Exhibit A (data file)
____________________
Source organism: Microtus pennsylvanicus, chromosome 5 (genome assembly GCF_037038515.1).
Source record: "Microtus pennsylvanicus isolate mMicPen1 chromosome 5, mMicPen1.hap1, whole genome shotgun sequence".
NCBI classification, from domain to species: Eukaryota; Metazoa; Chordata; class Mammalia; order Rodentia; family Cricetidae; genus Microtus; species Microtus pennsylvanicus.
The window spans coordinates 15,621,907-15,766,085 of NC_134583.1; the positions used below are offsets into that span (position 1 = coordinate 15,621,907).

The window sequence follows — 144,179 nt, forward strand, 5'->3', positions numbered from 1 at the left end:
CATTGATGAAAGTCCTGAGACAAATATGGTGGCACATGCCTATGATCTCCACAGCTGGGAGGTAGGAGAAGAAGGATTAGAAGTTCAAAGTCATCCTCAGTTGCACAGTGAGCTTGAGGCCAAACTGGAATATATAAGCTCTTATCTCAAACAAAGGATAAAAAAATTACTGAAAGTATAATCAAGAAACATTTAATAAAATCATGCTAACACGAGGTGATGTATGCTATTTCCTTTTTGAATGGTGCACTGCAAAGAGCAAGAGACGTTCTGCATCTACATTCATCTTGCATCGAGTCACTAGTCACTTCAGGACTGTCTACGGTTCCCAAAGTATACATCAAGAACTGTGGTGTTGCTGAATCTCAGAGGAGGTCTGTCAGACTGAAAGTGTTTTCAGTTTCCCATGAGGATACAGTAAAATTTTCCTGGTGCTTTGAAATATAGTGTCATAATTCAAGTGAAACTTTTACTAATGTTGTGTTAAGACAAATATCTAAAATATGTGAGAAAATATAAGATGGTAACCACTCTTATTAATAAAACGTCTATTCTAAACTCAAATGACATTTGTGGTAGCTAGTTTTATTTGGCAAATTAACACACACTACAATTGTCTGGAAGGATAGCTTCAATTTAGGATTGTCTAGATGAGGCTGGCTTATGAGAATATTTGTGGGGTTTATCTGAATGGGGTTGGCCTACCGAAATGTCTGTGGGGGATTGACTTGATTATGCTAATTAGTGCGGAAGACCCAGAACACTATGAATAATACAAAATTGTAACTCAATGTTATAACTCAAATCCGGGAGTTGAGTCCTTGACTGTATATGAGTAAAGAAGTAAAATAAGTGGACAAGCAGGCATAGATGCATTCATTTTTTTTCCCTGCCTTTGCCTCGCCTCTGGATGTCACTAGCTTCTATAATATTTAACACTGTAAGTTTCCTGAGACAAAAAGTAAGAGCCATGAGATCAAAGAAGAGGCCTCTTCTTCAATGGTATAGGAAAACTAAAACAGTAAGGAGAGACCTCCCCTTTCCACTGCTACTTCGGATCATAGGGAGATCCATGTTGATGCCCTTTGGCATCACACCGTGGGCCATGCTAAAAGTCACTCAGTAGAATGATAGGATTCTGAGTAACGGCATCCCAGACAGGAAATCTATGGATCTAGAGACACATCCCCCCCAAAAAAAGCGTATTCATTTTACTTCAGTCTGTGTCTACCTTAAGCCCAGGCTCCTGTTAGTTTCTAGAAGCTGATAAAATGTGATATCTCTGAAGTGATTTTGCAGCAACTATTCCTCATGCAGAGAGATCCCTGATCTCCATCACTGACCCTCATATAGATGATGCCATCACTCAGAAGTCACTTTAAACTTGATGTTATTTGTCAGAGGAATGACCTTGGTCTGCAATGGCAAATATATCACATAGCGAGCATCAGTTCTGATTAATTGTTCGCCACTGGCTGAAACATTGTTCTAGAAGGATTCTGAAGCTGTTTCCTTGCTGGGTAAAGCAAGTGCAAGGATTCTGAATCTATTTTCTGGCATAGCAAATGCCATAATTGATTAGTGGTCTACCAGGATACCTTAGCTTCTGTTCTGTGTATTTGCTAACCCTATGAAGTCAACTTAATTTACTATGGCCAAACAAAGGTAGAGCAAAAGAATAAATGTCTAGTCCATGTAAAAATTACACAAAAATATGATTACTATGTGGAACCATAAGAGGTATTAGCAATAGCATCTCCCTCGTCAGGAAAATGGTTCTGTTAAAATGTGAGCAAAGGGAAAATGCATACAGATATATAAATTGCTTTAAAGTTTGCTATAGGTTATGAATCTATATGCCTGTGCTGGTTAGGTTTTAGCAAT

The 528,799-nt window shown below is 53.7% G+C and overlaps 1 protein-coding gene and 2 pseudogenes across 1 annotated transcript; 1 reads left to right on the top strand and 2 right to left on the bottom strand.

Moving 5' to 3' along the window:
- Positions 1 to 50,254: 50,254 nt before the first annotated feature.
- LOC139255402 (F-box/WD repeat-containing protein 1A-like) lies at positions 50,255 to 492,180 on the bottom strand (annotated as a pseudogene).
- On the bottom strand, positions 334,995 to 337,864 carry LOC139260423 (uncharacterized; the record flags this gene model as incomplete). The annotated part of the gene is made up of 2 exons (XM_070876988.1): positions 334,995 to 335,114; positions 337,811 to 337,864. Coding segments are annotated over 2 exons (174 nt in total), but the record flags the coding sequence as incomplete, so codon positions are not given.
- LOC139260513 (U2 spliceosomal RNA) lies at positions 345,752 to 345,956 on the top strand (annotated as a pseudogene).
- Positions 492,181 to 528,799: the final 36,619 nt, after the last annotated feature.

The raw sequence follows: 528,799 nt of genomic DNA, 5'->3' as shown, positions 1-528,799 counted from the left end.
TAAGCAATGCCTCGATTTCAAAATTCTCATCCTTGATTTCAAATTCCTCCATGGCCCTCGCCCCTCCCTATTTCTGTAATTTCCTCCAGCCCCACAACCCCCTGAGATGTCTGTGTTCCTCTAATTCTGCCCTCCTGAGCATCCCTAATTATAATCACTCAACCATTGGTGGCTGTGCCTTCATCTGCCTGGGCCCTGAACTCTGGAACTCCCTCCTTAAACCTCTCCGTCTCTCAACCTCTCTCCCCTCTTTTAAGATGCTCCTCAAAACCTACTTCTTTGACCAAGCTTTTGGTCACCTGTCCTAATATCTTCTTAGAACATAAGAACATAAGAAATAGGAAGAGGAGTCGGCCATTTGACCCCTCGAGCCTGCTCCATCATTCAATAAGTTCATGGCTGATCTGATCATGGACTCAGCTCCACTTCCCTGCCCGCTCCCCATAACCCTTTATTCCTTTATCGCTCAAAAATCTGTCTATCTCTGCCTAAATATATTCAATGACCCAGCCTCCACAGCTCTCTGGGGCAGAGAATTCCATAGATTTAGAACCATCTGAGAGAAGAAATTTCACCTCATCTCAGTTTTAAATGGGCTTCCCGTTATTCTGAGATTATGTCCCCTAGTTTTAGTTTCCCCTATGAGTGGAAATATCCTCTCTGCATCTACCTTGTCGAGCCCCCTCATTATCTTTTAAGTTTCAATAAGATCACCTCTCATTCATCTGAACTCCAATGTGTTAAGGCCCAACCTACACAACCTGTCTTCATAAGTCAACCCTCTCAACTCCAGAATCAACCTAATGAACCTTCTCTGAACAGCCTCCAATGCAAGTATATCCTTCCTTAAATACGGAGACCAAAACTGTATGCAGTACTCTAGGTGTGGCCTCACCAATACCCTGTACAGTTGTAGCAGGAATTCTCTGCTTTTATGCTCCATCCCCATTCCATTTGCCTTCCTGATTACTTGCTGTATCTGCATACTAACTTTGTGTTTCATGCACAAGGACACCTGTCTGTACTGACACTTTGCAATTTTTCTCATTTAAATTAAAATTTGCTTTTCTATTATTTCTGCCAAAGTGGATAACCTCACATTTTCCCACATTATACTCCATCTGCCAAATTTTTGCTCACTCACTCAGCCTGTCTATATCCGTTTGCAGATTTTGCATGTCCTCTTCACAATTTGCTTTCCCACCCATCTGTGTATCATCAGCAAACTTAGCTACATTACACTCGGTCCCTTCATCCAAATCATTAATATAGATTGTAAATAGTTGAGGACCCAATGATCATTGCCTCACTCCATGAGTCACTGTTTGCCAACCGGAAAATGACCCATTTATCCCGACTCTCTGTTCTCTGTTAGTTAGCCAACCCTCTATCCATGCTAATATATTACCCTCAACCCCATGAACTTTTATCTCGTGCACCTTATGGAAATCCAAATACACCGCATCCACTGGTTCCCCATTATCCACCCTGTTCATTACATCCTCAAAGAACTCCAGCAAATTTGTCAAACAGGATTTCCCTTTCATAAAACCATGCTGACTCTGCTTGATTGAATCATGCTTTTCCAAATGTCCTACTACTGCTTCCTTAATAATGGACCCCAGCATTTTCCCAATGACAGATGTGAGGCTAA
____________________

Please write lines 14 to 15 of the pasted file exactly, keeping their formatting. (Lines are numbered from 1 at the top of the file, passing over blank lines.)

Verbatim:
The raw sequence follows: 528,799 nt of genomic DNA, 5'->3' as shown, positions 1-528,799 counted from the left end.
TAAGCAATGCCTCGATTTCAAAATTCTCATCCTTGATTTCAAATTCCTCCATGGCCCTCGCCCCTCCCTATTTCTGTAATTTCCTCCAGCCCCACAACCCCCTGAGATGTCTGTGTTCCTCTAATTCTGCCCTCCTGAGCATCCCTAATTATAATCACTCAACCATTGGTGGCTGTGCCTTCATCTGCCTGGGCCCTGAACTCTGGAACTCCCTCCTTAAACCTCTCCGTCTCTCAACCTCTCTCCCCTCTTTTAAGATGCTCCTCAAAACCTACTTCTTTGACCAAGCTTTTGGTCACCTGTCCTAATATCTTCTTAGAACATAAGAACATAAGAAATAGGAAGAGGAGTCGGCCATTTGACCCCTCGAGCCTGCTCCATCATTCAATAAGTTCATGGCTGATCTGATCATGGACTCAGCTCCACTTCCCTGCCCGCTCCCCATAACCCTTTATTCCTTTATCGCTCAAAAATCTGTCTATCTCTGCCTAAATATATTCAATGACCCAGCCTCCACAGCTCTCTGGGGCAGAGAATTCCATAGATTTAGAACCATCTGAGAGAAGAAATTTCACCTCATCTCAGTTTTAAATGGGCTTCCCGTTATTCTGAGATTATGTCCCCTAGTTTTAGTTTCCCCTATGAGTGGAAATATCCTCTCTGCATCTACCTTGTCGAGCCCCCTCATTATCTTTTAAGTTTCAATAAGATCACCTCTCATTCATCTGAACTCCAATGTGTTAAGGCCCAACCTACACAACCTGTCTTCATAAGTCAACCCTCTCAACTCCAGAATCAACCTAATGAACCTTCTCTGAACAGCCTCCAATGCAAGTATATCCTTCCTTAAATACGGAGACCAAAACTGTATGCAGTACTCTAGGTGTGGCCTCACCAATACCCTGTACAGTTGTAGCAGGAATTCTCTGCTTTTATGCTCCATCCCCATTCCATTTGCCTTCCTGATTACTTGCTGTATCTGCATACTAACTTTGTGTTTCATGCACAAGGACACCTGTCTGTACTGACACTTTGCAATTTTTCTCATTTAAATTAAAATTTGCTTTTCTATTATTTCTGCCAAAGTGGATAACCTCACATTTTCCCACATTATACTCCATCTGCCAAATTTTTGCTCACTCACTCAGCCTGTCTATATCCGTTTGCAGATTTTGCATGTCCTCTTCACAATTTGCTTTCCCACCCATCTGTGTATCATCAGCAAACTTAGCTACATTACACTCGGTCCCTTCATCCAAATCATTAATATAGATTGTAAATAGTTGAGGACCCAATGATCATTGCCTCACTCCATGAGTCACTGTTTGCCAACCGGAAAATGACCCATTTATCCCGACTCTCTGTTCTCTGTTAGTTAGCCAACCCTCTATCCATGCTAATATATTACCCTCAACCCCATGAACTTTTATCTCGTGCACCTTATGGAAATCCAAATACACCGCATCCACTGGTTCCCCATTATCCACCCTGTTCATTACATCCTCAAAGAACTCCAGCAAATTTGTCAAACAGGATTTCCCTTTCATAAAACCATGCTGACTCTGCTTGATTGAATCATGCTTTTCCAAATGTCCTACTACTGCTTCCTTAATAATGGACCCCAGCATTTTCCCAATGACAGATGTGAGGCTAA